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Symantec's research on the apparent rise in the 'black market' for goods on the Internet makes for interesting reading. That's 'interesting' if we take it to mean 'nothing much has happened so we might as well read it in case there are any odd findings'. The interesting thing for me is not that £3.3 billion is being squirreled away by people using stolen credit card details, nor even that people are selling dodgy details online (I wonder if anyone pays for dodgy details with a dodgy credit card?) It's not even that organised crime might be involved. Depressing though it …

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Some are feeling the pinch of the credit crunch and cutting their spending accordingly, others continue to spend, spend, spend. Symantec would appear to fall into the latter category as it has announced a definitive agreement to acquire online messaging and Web security specialist MessageLabs for a purchase price of around $695 million in cash. This breaks down to a couple of payments, one for $154 million in US Dollars and another for around £310 million in UK Pounds Sterling. Not that MessageLabs isn't a good buy. It apparently generated $145 million in revenue during the financial year ending July …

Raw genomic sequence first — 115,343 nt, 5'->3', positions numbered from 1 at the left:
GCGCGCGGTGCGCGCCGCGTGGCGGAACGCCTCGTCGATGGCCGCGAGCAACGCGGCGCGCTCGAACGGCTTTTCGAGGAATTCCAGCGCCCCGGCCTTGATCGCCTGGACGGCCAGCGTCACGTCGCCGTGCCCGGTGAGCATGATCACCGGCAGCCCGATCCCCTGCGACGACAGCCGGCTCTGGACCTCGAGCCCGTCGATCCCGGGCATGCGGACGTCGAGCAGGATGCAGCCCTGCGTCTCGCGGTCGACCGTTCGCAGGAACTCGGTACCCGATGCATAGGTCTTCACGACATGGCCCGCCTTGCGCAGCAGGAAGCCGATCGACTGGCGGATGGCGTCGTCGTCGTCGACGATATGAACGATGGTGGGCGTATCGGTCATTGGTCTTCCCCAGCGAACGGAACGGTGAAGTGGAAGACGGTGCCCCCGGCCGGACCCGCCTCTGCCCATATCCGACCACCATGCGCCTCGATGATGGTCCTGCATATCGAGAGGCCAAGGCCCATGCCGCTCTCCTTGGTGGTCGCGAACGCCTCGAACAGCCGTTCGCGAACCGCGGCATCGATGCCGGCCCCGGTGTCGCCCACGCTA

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The End.